The third, and most important, facet of an employee development program is an educational incentive plan. Such a plan allows for the officer's educational development, while making that officer a more productive and effective member of the department. It also naturally attracts applicants who want to pursue higher education. Obviously, the officer who desires personal improvement is highly motivated and a desirable asset to any department. And, by encouraging educational development, an agency can ensure the officer's retention at least until completion of college. Normally, it will take an officer 5 to 8 years to complete a baccalaureate degree program, depending on the course load the officer carries.
An educational incentive plan could also include a pay scale based on education and a tuition reimbursement plan. The incentive pay scale can be adjusted to the needs of the individual department. And, to ensure that the semester hours represent quality work, the department may wish to recognize only those hours that meet a set quality point average. Compared to across-the-board pay raises, an incentive plan can be substantially less expensive.
Under the tuition reimbursement portion of the plan, officers enroll in the course(s) at an accredited institution at their own expense. After successfully completing the course(s), officers who verify completion would be appropriately reimbursed. As with the incentive pay scale, an agency may wish to reimburse only those course(s) completed with a grade of ``C'' or better. Also, limiting the number of reimbursable hours per semester prevents employees from overloading, which could result in decreased proficiency in both academic pursuits and at work.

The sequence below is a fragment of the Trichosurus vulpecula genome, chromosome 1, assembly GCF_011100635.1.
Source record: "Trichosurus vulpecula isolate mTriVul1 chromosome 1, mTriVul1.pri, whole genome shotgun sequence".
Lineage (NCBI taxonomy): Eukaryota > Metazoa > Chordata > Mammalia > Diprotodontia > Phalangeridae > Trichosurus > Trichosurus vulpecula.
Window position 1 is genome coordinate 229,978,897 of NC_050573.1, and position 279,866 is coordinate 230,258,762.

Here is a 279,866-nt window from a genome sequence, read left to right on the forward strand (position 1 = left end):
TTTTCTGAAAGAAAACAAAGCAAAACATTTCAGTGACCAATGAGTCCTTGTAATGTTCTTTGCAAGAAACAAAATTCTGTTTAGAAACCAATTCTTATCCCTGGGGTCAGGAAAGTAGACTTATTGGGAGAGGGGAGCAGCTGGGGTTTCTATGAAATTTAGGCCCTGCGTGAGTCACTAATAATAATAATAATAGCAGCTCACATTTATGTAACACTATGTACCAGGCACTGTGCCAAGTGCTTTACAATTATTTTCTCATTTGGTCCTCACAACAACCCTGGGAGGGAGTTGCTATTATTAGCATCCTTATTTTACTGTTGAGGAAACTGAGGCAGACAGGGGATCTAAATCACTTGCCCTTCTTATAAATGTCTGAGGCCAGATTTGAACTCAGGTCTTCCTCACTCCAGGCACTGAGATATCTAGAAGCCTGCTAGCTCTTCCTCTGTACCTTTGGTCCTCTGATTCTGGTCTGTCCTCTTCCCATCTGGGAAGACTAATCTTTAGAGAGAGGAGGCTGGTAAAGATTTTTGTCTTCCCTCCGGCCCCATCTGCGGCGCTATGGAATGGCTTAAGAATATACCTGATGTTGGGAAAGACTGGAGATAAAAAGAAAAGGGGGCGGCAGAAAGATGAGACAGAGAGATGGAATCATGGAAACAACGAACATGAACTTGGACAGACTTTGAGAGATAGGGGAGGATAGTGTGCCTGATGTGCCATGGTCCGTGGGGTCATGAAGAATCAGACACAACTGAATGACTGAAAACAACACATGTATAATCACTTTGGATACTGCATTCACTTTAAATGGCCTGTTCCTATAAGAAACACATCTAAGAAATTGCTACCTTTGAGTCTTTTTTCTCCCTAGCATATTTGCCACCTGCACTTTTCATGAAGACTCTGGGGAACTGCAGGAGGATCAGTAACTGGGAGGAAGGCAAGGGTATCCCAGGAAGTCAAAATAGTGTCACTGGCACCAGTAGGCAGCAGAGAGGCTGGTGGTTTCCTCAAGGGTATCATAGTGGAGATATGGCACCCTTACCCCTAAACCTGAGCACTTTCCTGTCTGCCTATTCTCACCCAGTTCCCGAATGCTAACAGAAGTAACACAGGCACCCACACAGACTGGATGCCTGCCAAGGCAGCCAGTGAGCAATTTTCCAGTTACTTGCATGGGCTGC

Work schedules should be structured to allow employees to attend classes. This can be accomplished by rotating shifts in conjunction with local university semesters. While an occasional conflict may arise, they can usually be easily resolved. An educational incentive plan restructures the pay scale and rewards employees for pursuing and achieving educational goals. By implementing such a plan, an agency benefits from better educated, highly motivated, and personally fulfilled employees.
For those employees seeking personal fulfillment from professional ability rather than through formal education, a program for professional development is essential. Too often, employees are not offered sufficient opportunities for professional development and tend to remain in rigidly assigned positions. However, a reasonable system of rotating assignments, patrol enhancement techniques, and training opportunities can be initiated. The number of officers involved at a given time, and the frequency of assignment rotation, can be tailored to a particular department's needs.
Rotating assignments can be as simple as assigning a patrol officer to work in another assignment for a temporary period of time. After completing the temporary duty, the patrol officer will have gained knowledge and practical experience in another police function while experiencing professional growth. Such temporary assignments also allow administrators to evaluate the employee's performance in the temporary position for possible later consideration for permanent assignments.
Patrol enhancement is another method that can stimulate and develop an officer's abilities. Patrol enhancement is simply allowing an officer to answer the initial call, conduct the investigation, file the charges, obtain the arrest warrant, and arrest the perpetrator without the assistance of another officer. In many agencies, this is often done out of necessity. However, as departments grow, they tend to become more specialized. This lets officers know that they are vital players in the department's mission. While such a program can be tailored to any agency, the key to patrol enhancement is for the administrator to view patrol officers as vital resources.